~ Rating- 5 stars ~

I could never rate it lower.

This book just holds so much nostalgia for me.

I remember picking it up from my school library. It was a dusty, old copy with tattered pages but each and every word in it was worth the read. I vividly remember flying through the book. I was intrigued, skipped my meals and just sat with this book till it was over. And I read it several times again in the future.

“All the reading she had done had given her a view of life that they had never seen.”

I really liked this book for all the important themes it explored and the way everything was portrayed. The characters were properly fleshed out and developed. The plot is interesting and kept me hooked. Everything about this book was amazing, and if you haven't read it, you need to read it now.

I cannot properly review this book, but I have read it so many times in the past. It was my comfort read in a way. I'm just going to gush instead.

“From then on, Matilda would visit the library only once a week in order to take out new books and return the old ones. Her own small bedroom now became her reading-room and there she would sit and read most afternoons, often with a mug of hot chocolate beside her.”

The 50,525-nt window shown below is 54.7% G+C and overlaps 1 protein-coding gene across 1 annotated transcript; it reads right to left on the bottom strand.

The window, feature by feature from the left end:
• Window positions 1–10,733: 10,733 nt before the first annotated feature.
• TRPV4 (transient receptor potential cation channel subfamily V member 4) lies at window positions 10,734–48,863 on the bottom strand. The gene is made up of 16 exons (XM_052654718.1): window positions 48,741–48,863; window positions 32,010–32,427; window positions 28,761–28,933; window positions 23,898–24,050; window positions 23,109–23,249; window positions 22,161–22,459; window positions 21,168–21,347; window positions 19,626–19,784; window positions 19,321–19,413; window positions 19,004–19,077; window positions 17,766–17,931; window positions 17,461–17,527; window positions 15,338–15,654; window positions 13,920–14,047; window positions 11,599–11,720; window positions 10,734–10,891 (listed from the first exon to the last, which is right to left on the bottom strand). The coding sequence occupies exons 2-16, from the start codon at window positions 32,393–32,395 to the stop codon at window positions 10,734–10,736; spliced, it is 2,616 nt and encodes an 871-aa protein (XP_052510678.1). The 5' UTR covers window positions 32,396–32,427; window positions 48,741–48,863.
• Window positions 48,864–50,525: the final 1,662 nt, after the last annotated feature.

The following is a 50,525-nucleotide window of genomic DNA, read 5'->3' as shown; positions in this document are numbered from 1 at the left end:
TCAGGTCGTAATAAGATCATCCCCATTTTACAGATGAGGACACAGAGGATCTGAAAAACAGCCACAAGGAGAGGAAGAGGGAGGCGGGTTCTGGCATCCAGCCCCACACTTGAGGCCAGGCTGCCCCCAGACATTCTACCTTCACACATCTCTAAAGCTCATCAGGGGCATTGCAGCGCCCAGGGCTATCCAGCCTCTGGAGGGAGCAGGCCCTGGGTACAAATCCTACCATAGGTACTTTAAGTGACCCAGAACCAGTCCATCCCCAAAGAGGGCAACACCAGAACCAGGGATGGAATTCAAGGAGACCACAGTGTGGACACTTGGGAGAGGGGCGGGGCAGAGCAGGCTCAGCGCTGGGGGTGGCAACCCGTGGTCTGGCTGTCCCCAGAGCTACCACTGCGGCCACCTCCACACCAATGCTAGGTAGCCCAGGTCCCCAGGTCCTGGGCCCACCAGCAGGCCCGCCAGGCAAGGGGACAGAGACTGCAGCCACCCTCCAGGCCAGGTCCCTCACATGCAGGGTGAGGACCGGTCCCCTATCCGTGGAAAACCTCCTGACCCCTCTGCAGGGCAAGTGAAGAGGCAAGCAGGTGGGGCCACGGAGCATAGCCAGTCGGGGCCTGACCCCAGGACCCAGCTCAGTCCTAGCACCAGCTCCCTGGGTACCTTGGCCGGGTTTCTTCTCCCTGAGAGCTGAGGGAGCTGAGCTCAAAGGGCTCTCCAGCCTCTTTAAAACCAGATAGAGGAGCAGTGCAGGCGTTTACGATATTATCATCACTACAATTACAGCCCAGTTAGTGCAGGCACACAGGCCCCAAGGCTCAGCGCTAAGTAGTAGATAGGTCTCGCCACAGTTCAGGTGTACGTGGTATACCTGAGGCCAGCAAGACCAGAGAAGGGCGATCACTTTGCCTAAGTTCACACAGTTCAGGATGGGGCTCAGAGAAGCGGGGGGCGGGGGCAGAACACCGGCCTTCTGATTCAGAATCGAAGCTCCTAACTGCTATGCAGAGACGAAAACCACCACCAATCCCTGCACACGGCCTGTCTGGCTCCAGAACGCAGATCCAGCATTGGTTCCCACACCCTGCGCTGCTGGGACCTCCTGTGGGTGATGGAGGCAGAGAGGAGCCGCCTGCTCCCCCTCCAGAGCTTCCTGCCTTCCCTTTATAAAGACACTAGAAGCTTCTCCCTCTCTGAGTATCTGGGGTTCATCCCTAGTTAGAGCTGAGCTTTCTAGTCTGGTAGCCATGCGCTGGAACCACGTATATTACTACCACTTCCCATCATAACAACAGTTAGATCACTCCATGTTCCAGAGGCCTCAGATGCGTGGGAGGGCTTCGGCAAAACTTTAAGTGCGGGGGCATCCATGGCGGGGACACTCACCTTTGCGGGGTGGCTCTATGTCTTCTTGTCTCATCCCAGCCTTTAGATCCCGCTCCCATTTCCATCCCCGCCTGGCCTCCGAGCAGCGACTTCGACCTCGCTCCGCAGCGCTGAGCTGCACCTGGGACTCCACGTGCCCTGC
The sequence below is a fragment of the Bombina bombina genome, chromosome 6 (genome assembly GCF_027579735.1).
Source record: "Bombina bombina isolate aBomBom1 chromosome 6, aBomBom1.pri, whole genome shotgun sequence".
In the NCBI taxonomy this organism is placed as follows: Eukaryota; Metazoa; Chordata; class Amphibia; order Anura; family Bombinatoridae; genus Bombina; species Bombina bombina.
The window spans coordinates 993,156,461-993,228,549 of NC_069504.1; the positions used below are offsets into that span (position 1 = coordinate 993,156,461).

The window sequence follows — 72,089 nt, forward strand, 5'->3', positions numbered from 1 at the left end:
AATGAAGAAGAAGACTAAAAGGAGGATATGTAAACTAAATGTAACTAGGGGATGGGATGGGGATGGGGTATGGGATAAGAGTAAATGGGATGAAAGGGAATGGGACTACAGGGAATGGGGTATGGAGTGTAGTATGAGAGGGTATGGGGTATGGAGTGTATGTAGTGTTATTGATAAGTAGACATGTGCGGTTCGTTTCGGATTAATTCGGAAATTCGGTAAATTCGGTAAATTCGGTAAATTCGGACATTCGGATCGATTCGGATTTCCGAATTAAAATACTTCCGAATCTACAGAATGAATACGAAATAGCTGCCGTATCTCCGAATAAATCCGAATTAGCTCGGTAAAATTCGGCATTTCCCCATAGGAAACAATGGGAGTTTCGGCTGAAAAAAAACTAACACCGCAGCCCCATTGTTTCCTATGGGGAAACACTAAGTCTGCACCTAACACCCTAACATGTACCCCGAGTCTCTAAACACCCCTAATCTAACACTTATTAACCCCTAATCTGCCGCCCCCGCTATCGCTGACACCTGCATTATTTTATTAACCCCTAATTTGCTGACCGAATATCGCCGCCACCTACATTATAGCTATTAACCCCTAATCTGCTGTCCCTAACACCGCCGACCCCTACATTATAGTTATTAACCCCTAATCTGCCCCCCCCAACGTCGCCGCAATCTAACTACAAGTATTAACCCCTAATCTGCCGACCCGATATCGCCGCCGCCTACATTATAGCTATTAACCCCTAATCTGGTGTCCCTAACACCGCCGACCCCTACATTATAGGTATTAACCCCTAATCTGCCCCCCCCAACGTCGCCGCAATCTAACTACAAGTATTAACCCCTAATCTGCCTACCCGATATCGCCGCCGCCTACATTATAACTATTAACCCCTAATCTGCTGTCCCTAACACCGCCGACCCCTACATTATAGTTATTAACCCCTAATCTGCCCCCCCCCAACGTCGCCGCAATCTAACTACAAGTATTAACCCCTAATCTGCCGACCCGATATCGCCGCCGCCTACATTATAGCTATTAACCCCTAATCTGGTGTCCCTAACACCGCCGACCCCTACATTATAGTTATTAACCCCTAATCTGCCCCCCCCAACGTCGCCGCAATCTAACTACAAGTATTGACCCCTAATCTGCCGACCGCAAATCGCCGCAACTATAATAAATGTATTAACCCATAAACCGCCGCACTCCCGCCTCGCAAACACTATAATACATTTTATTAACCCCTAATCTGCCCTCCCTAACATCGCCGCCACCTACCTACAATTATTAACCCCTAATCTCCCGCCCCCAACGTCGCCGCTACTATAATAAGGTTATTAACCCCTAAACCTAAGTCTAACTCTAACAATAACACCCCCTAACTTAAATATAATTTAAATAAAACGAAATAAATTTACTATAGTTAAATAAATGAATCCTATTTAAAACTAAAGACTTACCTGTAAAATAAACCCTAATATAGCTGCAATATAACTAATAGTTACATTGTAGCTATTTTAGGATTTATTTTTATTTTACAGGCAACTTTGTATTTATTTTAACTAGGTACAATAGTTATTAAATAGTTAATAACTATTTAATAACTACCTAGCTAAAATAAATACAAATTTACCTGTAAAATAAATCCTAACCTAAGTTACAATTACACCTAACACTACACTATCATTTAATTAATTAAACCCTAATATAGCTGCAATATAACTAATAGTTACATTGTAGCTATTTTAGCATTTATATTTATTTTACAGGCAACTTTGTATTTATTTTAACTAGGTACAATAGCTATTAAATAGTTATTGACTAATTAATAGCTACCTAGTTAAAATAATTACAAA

Matilda as a character taught me that you don't have to fit it. Everyone doesn't need to like you for you to be happy in life. She taught me that you don't need to be dependent on others to act on something. She taught me that it is ok to not be ok, and she taught me to be fierce, brave and do what you must to bring yourself joy, but never at the cost of another person's happiness.

“So Matilda’s strong young mind continued to grow, nurtured by the voices of all those authors who had sent their books out into the world like ships on the sea. These books gave Matilda a hopeful and comforting message: You are not alone.”

Mrs. Honey's character was an inspiration for me when I first read the book. I aspired to be like her, helpful and generous. I do not know if I achieved that, but I would say her character was one of my first role models in my life.

“What she needed was just one person, one wise and sympathetic grown-up who could help her.”

Mrs. Honey taught me that everyone goes through their own struggles in life. You don't know what the other person is facing, but you can be their strength. You can show them kindness and gratitude, and you can let them know they are loved.

“There aren’t many funny bits in Mr Tolkien either,’ Matilda said.
‘Do you think that all children’s books ought to have funny bits in them?’ Miss Honey asked.
‘I do,’ Matilda said. ‘Children are not so serious as grown-ups and love to laugh.”